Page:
Review Summary: This record is undoubtedly their best work and with some refining of this new direction they are taking, Bison could be a major force to be reckoned with in the future of sludge metal.
Bison have been known to put out consistently face pummeling records throughout their career. Their sound consists of a thrash, sludge, and stoner influences that does not sound too far off from High on Fire. Of course, there are many bands who have tried their hand at this sound, and unfortunately has led to an oversaturation of mediocre stoner metal bands who can't make a decent riff to save their lives. Bison is different, though. Ever since their debut LP, their riffs and song composition have had progressive tendencies as well as lengthy run times, allowing for them to experiment in their sound a bit. However, with the band not really changing this pattern up on their next two records, it seemed that a career of mediocrity would ensue for the band, rendering them another stoner outfit with albums that sounded exactly the same.
You Are Not the Ocean completely changed this notion for me. The stoner influences here seemed to be set to the wayside, in favor of a more instrumentally and sonically inclined sound that emits a sped up post-sludge vibe more than anything. The progressive tendencies that I loved so much on their previous record are now in full force on this record, making the riff composition easily the best they have ever done thus far.
The album opens with "Until the Earth is Empty", a devastatingly heavy track with a cool instrumental intro, eventually crashing into the first verse, with nasty screams and growls about ghosts, mountains, and fiery moons by vocalists Dan And and James Gnarwell. This track is one of the more simpler songs on the record as it tries to extend itself more into a sheer wall of sound for its entire 6 minute length, and I'd say it succeeds rather well. It kept me fully engaged for about its entire length with the dual vocals, rhythm switches, and cool riff changes. Still though, this track did not have me completely sold yet.
The next highlight of the record for me is the song "Drunkard". This is where we really see the prog-sludge inspirations in full force. Dan and James absolutely rip and shred their guitars through the entire track, while Shane and Eugene keep things flowing and heavy in the rhythm section. I don't think there's a boring moment on this track, with different riffs coming at the listener from all different angles and quite catchy rhythms that keep the head banging for the whole song.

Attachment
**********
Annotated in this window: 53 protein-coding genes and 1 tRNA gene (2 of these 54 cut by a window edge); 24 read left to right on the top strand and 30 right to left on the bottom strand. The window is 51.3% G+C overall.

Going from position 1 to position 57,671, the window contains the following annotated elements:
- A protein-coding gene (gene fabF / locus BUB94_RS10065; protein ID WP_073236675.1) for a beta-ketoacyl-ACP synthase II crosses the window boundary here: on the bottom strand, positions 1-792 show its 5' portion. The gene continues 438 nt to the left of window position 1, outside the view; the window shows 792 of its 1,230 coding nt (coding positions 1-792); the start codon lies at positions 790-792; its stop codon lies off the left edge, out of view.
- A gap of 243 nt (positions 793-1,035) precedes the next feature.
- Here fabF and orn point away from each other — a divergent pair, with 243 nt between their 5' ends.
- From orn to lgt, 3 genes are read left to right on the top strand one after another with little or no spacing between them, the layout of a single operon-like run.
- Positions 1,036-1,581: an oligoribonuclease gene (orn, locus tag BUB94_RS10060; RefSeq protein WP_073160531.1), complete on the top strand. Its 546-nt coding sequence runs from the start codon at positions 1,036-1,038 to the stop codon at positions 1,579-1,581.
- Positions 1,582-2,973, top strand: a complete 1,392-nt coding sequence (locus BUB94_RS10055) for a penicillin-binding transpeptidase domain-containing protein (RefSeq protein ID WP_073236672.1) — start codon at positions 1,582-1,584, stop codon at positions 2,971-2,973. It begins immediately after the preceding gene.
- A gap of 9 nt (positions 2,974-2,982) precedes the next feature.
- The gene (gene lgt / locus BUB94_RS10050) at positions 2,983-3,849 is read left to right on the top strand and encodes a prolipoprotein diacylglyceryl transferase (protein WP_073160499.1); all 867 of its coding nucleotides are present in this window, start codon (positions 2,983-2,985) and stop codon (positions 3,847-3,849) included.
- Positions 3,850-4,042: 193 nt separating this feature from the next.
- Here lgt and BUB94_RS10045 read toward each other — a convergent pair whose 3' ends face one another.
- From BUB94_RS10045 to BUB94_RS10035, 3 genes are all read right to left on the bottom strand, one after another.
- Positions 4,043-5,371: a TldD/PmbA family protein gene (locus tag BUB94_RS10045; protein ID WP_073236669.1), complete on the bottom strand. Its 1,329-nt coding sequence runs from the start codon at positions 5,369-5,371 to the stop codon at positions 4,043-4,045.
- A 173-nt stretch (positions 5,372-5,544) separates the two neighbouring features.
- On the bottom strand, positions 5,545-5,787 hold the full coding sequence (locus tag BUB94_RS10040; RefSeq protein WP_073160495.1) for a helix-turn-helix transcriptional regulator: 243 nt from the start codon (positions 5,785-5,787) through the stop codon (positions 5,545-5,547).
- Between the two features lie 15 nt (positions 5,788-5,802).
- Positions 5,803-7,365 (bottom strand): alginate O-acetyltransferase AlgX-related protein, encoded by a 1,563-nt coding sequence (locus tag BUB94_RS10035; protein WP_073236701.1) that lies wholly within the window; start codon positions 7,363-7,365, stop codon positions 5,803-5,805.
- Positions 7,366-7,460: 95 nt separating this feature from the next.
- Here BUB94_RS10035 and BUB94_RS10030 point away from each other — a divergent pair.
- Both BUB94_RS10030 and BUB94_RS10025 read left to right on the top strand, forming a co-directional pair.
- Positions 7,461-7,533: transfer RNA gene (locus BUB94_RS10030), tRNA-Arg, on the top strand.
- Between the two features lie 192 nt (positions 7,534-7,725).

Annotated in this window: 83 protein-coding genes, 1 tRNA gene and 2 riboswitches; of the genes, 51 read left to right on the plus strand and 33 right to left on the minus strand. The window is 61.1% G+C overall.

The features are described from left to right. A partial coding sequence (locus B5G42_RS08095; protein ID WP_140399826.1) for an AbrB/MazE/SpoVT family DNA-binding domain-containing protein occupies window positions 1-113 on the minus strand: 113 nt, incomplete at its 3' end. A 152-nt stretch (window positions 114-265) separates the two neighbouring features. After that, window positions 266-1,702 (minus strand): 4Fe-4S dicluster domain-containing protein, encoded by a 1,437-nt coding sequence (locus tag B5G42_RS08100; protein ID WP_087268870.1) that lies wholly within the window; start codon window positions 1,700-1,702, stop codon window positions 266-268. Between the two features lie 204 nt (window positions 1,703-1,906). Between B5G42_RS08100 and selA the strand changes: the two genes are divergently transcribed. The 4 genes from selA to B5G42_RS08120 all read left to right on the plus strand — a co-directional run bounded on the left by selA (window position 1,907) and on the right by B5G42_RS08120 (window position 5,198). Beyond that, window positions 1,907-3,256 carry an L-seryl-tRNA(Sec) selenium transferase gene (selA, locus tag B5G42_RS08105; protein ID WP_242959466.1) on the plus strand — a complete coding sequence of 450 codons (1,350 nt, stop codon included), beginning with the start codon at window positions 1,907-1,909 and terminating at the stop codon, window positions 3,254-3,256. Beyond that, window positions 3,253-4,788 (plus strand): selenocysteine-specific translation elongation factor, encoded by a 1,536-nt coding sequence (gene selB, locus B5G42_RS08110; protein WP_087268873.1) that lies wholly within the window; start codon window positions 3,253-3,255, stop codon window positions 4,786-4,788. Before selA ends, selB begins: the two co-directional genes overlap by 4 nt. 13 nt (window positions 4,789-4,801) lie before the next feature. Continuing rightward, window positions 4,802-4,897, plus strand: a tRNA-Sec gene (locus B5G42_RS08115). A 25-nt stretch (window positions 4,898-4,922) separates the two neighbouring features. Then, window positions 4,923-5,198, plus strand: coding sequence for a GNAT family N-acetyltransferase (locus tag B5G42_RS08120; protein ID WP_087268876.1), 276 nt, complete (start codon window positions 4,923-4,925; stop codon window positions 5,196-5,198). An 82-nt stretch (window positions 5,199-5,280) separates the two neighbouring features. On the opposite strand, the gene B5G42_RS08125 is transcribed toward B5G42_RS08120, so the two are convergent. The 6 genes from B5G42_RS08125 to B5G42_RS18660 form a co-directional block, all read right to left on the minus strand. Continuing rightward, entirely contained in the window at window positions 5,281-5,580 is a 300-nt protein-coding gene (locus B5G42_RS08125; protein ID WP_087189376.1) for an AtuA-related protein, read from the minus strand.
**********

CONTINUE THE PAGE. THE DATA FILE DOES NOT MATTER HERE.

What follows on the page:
The album returns to the 'wall of sound' aesthetic two tracks later with "Tantrum" as we see much more post-metal tendencies here. The band goes absolutely off in the first half, with a rather straightforward riff being played so loud even I had to turn my speakers down a bit. At this point, they pull of a pretty good transition into a pretty soft and melodic instrumental section, being backed by pretty ominous-sounding violins and flutes. This slowly builds itself until a pretty sick guitar solo ensues. At this point, the track commences into its sludgy glory once more with a different-but-equally-as-good riff from the beginning, ending this almost 8 minute long track on a pretty high note.
The closer "Water Becomes Fire" provides a decent track to cap the album off with. It begins by showing some restraint with some simple melodic playing and some creepy violins again, building up tension that makes the break into the main riff about three minutes that much more satisfying. What surprised me was their ability to not only transition from soft to excessively loud so quickly, but transition back to the soft section equally as smoothly, thereby showing off their post-metal influences once more, but this time in a fuller force.
While this is undoubtedly Bison's best work, I do have some minor complaints. I think dual vocals in metal is a pretty cool concept in theory and if executed well enough, can lead make a band that much better. However, I think the shouty vocals are completely overshadowed by the monstrous growls that are oh-so-satisfying to hear overtop the cascading riffage. In the shouty parts, I found myself anxiously waiting for the growls to come in. While the shouted vocals are definitely bad, I just think they do not pair well with growls in this instance for me. There's also some pretty obvious filler tracks that are mere call-backs to their old school sludge days ("Anti War" and "Raiigin"). While being perfectly competent sludge tracks in their own right, I think they were about out of place on this record and I think the band could've fleshed them out a bit more; however, they did to provide some relief and gestation in between the longer and more emotional tracks.
All in all, this is now my favorite Bison album and I feel completely satisfied every time I listen through it. It isn't the most creative sludge record out there, but it sure is getting closer. I really hope the band continues with this new direction and am looking forward to another sonically titanic album from them in the near future.